With an album of Edith Piaf songs just released under producer Hal Wilner, Montreal’s Martha Wainwright made her way to the Sydney Opera House for a bilingual night of music both her own and that of the French luminary. Soulshine’s Max Easton was present at the Concert Hall for the resulting performance.
Any conversation about Martha Wainwright inevitably makes mention of the Wainwright family ties, where brother Rufus, father Loudon and mother Kate McGarrigle make up the brood of the Montreal songstress. As overdone as it may be to highlight the tremendous success of her roots, Martha has a tendency to involve herself almost completely in her personal life during her performance and songwriting to the point where it becomes almost impossible to ignore. At the Sydney Opera House, this much was true, as she played three songs written by her recently departed mother, one blaspheming her father…and about fifteen by the pint-sized French genius of Edith Piaf. The last of which, by her own admission on the night, is about as disparate a relation as they come. With her legs two feet longer, her hair six shades blonder and her voice three times bigger, Wainwright’s figure and sonics were in no way reminiscent of the scratchings that litter Piaf’s short-lived and prolific songwriting career, but that made it no less of a stunning evening.
Under the cavernous ceiling of the Sydney Opera House, Wainwright yelps and wavers through her selections of Piaf’s work, expressing each unintelligible French sentence with jerked knees and active eyes. She introduces each song with her take on its themes, summing up Piaf’s catalogue with tongue in cheek as songs of either drunks or hookers, varying only in the age of the subject in question. It’s a guiding hand through a songwriter who exists as one of France’s most quintessential musicians; universally lauded and recognised, adored and largely misunderstood. It wasn’t so much a night of covers as it was a night of translations, bringing stories imprinted on the French musical consciousness to life with her inimitable gestures and wit.
Cutting her set in two, she pardoned the French, unholstered her guitar and played Bloody Mother Fucking Asshole, the song that displays the lows of her relationship with her father and unfailingly sends chills down the spine. It’s in these personal moments where the most attractive aspect of Wainwright’s songbook comes to life. Whilst the Piaf versions are interesting, they seem almost like a ploy to distance herself from the deeply personal expressions of feeling that her albums covered. She plays I Know You’re Married, But I’ve Got Feelings Too with such conviction that it’s almost uncomfortable when the realization is made that it’s her husband dutifully plucking the double bass behind her. She makes mention of her mother’s death, discussing Kate McGarrigle in intimate detail, their last visit to Circular Quay and her last performance at Carnegie Hall before playing the last song she ever wrote. The song is Proserpina, an interpretation of the fleeing of the daughter of Persephone, the Greek Goddess of the Underworld. Wainwright cries her mother’s repeating chorus, ‘Prosperpina, come home to mother’ with an assured passion and emotion that cuts through the crisp air of the Concert Hall, leaving it dazed and silent as she completes the song – written by McGarrigle for her – smiling, and leaving the stage.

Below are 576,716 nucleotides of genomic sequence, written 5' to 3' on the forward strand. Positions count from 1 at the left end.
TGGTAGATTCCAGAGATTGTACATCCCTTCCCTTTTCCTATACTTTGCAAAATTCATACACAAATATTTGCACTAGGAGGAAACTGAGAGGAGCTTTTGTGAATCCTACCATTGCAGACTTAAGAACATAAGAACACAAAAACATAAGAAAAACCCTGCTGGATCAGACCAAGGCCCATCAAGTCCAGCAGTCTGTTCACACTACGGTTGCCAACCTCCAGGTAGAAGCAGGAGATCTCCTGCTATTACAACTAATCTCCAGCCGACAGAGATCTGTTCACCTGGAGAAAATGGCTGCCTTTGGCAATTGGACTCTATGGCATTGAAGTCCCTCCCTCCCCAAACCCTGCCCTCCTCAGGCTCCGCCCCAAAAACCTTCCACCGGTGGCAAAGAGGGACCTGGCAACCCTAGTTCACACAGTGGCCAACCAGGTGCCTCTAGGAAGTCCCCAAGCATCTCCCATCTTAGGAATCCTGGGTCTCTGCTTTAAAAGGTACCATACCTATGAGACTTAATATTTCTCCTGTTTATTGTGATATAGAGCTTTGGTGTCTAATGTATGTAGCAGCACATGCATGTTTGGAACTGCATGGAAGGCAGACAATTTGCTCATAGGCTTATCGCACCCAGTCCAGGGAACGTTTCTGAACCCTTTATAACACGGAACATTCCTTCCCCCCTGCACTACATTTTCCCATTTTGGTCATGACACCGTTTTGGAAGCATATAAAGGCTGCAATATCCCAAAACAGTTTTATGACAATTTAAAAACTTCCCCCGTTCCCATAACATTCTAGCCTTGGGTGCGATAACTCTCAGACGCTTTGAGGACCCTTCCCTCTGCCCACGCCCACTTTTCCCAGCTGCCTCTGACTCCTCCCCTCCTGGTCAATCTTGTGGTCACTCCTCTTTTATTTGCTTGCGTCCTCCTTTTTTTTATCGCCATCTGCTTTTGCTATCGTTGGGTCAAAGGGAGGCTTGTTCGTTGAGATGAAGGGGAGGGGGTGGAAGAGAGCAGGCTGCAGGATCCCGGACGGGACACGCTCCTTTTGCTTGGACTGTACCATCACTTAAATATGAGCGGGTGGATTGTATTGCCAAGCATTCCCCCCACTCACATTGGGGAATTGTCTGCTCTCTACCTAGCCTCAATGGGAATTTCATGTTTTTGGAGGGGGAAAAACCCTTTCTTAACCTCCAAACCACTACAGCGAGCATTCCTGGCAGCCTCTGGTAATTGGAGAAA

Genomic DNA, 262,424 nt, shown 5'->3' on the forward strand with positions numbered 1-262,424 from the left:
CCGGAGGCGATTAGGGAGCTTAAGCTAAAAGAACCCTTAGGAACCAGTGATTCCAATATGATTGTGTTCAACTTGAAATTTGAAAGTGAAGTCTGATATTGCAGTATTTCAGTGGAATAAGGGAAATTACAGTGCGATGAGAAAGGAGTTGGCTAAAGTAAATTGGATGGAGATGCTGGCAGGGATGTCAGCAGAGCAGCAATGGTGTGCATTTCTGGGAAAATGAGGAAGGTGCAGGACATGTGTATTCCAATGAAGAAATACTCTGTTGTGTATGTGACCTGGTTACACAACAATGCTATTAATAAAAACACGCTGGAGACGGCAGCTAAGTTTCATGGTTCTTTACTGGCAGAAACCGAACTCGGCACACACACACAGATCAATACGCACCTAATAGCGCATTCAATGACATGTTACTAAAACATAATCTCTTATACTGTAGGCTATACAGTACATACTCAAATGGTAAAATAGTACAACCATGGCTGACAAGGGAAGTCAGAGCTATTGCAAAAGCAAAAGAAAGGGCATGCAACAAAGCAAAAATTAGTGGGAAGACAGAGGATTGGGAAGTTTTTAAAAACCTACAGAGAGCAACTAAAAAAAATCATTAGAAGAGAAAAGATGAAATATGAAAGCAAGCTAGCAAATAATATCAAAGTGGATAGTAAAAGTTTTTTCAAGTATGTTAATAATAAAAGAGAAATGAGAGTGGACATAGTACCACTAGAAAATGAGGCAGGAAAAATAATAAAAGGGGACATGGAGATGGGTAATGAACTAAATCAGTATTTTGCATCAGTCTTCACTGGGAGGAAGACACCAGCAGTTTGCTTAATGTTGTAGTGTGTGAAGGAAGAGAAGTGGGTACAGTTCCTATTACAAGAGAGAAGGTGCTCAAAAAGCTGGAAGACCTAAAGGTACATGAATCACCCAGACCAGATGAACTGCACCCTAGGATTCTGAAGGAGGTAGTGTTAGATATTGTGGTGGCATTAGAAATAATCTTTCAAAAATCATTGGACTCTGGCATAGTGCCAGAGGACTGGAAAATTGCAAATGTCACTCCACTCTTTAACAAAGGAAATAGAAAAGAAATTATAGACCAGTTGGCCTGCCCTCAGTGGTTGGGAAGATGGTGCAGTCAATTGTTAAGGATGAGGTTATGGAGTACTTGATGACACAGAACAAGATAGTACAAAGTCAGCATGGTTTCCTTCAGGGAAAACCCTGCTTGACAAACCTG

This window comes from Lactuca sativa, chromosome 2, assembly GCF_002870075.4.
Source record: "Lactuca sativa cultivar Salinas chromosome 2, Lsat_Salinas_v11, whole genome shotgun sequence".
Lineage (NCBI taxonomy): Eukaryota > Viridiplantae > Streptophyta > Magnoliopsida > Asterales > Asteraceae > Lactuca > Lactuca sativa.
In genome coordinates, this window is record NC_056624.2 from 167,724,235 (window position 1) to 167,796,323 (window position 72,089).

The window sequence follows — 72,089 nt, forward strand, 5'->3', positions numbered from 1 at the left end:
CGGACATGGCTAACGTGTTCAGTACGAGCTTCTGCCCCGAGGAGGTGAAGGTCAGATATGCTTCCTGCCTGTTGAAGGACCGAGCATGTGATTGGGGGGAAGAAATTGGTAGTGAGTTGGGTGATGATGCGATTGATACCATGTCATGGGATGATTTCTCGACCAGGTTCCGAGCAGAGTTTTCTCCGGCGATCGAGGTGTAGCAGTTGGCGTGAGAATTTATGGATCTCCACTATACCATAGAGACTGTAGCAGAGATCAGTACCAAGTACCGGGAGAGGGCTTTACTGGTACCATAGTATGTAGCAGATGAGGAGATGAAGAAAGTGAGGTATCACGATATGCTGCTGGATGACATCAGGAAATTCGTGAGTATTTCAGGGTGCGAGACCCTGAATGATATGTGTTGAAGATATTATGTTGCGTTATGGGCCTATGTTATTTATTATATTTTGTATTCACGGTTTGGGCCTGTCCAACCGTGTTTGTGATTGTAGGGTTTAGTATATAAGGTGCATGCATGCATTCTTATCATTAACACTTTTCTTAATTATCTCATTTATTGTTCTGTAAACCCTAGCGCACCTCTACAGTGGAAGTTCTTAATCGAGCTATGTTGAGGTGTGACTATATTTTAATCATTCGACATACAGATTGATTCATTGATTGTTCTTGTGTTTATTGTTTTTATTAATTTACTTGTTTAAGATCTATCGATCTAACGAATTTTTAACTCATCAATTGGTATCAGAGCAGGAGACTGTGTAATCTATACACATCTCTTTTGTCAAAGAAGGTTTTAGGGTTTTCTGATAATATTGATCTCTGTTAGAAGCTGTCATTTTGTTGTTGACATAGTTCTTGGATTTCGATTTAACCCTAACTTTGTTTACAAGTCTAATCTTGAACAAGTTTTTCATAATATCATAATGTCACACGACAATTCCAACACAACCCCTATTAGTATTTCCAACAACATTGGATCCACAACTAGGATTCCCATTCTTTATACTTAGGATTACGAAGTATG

Martha Wainwright has earned her accolades. Whether it’s via the depths of her own songwriting, in tribute to her mother, or in tribute to Edith Piaf, she succeeds in finding the essence of a story and amplifying it with an unparalleled sense of intimacy. Martha Wainwright is more than just stunning, she is unforgettable. Her broken screeches, yelps and wails litter the stunning core of her voice, resulting in a gorgeous sense of song craft that transcends the subject of the song. After all, who else could give so much meaning to a song sung in French to people listening in English?